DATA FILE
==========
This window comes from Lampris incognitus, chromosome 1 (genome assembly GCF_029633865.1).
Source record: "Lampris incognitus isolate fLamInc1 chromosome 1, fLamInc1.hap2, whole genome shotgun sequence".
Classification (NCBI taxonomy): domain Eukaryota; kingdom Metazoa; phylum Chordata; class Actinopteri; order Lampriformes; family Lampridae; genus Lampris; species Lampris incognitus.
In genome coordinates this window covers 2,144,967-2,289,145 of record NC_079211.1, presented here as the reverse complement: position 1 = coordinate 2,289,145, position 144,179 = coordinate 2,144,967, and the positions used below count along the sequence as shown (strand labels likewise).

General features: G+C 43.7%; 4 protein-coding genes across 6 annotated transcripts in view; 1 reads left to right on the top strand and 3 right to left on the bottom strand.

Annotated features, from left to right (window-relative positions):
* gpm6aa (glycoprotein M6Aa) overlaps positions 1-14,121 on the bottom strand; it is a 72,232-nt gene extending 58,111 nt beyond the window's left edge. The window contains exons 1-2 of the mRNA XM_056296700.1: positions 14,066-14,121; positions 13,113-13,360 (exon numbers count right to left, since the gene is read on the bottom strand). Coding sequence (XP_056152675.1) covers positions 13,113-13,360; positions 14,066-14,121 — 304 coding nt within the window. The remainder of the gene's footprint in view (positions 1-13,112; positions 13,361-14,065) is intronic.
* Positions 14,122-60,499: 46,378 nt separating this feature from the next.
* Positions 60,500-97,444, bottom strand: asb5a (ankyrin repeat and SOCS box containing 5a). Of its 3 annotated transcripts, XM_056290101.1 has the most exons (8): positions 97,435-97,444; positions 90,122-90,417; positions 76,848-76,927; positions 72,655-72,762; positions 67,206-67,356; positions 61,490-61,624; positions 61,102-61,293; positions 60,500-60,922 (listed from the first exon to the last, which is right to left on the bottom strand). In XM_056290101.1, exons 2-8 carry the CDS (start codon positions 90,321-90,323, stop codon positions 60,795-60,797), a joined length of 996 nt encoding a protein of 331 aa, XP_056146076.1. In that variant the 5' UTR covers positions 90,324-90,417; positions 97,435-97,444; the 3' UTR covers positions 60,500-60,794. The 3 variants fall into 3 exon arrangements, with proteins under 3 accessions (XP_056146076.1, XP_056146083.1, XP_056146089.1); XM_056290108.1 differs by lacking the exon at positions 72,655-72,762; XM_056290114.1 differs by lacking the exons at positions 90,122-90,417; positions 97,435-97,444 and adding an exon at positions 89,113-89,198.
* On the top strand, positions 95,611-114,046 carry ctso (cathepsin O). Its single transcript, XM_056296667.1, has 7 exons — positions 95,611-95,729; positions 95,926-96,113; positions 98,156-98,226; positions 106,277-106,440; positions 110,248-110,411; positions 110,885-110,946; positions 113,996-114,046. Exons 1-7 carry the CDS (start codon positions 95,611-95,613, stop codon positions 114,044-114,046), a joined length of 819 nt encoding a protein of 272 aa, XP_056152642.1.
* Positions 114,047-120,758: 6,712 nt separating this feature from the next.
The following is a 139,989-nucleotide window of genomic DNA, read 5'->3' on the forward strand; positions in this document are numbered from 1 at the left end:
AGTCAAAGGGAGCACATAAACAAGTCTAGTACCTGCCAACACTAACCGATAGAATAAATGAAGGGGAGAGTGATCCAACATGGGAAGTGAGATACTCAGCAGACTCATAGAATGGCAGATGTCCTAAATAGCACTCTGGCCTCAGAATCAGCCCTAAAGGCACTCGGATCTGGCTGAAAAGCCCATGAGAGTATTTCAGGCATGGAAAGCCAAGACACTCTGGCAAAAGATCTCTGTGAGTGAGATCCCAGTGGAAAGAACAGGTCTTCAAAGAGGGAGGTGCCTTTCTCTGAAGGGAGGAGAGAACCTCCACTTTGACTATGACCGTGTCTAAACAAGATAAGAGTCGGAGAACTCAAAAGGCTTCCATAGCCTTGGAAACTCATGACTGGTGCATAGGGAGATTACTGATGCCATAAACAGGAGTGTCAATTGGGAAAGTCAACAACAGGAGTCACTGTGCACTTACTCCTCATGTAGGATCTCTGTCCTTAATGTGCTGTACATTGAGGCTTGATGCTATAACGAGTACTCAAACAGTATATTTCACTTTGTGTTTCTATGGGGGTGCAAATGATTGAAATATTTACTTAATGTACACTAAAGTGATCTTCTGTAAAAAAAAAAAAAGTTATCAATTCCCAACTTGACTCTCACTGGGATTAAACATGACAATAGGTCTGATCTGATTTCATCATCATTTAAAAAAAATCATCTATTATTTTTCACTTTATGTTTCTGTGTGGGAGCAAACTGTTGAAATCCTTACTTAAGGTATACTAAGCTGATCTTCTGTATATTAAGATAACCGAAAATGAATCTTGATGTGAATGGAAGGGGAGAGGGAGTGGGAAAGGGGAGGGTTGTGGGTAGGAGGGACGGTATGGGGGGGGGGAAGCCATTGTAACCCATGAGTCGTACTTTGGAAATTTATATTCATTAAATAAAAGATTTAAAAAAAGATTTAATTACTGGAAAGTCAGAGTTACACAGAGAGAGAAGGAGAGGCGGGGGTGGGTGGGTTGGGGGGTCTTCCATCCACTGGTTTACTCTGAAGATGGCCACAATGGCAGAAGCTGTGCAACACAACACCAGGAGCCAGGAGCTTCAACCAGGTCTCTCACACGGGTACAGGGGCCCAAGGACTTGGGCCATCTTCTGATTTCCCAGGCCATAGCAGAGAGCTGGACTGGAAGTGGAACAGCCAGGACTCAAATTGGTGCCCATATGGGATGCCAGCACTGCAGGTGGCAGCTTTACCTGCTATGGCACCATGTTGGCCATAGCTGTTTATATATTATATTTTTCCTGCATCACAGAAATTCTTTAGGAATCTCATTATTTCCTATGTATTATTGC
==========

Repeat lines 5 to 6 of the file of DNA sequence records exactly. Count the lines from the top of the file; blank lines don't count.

General features: G+C 43.7%; 4 protein-coding genes across 6 annotated transcripts in view; 1 reads left to right on the top strand and 3 right to left on the bottom strand.

Annotated features, from left to right (window-relative positions):